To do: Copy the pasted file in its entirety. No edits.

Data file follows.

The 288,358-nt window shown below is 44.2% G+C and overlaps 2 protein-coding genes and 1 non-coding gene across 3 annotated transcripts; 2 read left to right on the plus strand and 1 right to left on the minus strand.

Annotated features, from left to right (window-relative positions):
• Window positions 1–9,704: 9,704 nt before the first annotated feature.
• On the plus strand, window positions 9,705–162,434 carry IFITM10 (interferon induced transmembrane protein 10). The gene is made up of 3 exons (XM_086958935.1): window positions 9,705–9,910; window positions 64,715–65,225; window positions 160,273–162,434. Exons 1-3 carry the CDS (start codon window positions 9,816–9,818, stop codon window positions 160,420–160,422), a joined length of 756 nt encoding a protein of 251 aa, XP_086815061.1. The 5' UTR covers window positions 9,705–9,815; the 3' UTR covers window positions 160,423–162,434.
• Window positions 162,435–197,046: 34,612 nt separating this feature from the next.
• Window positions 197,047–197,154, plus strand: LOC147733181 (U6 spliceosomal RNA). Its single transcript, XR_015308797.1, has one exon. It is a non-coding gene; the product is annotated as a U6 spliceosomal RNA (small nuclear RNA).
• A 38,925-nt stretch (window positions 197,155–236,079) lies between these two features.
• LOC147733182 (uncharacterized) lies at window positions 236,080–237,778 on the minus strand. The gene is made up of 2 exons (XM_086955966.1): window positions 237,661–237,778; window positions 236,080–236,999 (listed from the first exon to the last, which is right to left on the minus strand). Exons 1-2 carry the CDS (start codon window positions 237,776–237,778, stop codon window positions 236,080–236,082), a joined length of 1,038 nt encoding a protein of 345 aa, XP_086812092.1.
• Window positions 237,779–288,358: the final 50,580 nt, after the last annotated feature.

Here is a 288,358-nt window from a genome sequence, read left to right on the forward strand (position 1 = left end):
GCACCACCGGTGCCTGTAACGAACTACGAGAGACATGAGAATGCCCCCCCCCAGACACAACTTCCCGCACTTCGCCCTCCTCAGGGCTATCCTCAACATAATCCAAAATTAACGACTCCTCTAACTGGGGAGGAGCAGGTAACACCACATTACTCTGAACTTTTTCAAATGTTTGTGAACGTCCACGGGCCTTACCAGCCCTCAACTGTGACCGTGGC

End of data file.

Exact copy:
The 288,358-nt window shown below is 44.2% G+C and overlaps 2 protein-coding genes and 1 non-coding gene across 3 annotated transcripts; 2 read left to right on the plus strand and 1 right to left on the minus strand.

Annotated features, from left to right (window-relative positions):
• Window positions 1–9,704: 9,704 nt before the first annotated feature.
• On the plus strand, window positions 9,705–162,434 carry IFITM10 (interferon induced transmembrane protein 10). The gene is made up of 3 exons (XM_086958935.1): window positions 9,705–9,910; window positions 64,715–65,225; window positions 160,273–162,434. Exons 1-3 carry the CDS (start codon window positions 9,816–9,818, stop codon window positions 160,420–160,422), a joined length of 756 nt encoding a protein of 251 aa, XP_086815061.1. The 5' UTR covers window positions 9,705–9,815; the 3' UTR covers window positions 160,423–162,434.
• Window positions 162,435–197,046: 34,612 nt separating this feature from the next.
• Window positions 197,047–197,154, plus strand: LOC147733181 (U6 spliceosomal RNA). Its single transcript, XR_015308797.1, has one exon. It is a non-coding gene; the product is annotated as a U6 spliceosomal RNA (small nuclear RNA).
• A 38,925-nt stretch (window positions 197,155–236,079) lies between these two features.
• LOC147733182 (uncharacterized) lies at window positions 236,080–237,778 on the minus strand. The gene is made up of 2 exons (XM_086955966.1): window positions 237,661–237,778; window positions 236,080–236,999 (listed from the first exon to the last, which is right to left on the minus strand). Exons 1-2 carry the CDS (start codon window positions 237,776–237,778, stop codon window positions 236,080–236,082), a joined length of 1,038 nt encoding a protein of 345 aa, XP_086812092.1.
• Window positions 237,779–288,358: the final 50,580 nt, after the last annotated feature.

Here is a 288,358-nt window from a genome sequence, read left to right on the forward strand (position 1 = left end):
GCACCACCGGTGCCTGTAACGAACTACGAGAGACATGAGAATGCCCCCCCCCAGACACAACTTCCCGCACTTCGCCCTCCTCAGGGCTATCCTCAACATAATCCAAAATTAACGACTCCTCTAACTGGGGAGGAGCAGGTAACACCACATTACTCTGAACTTTTTCAAATGTTTGTGAACGTCCACGGGCCTTACCAGCCCTCAACTGTGACCGTGGC